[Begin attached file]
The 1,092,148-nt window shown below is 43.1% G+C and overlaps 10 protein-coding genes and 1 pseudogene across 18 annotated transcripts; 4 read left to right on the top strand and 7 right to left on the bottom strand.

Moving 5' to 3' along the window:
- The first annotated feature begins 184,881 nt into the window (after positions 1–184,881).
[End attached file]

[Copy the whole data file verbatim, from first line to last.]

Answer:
The 1,092,148-nt window shown below is 43.1% G+C and overlaps 10 protein-coding genes and 1 pseudogene across 18 annotated transcripts; 4 read left to right on the top strand and 7 right to left on the bottom strand.

Moving 5' to 3' along the window:
- The first annotated feature begins 184,881 nt into the window (after positions 1–184,881).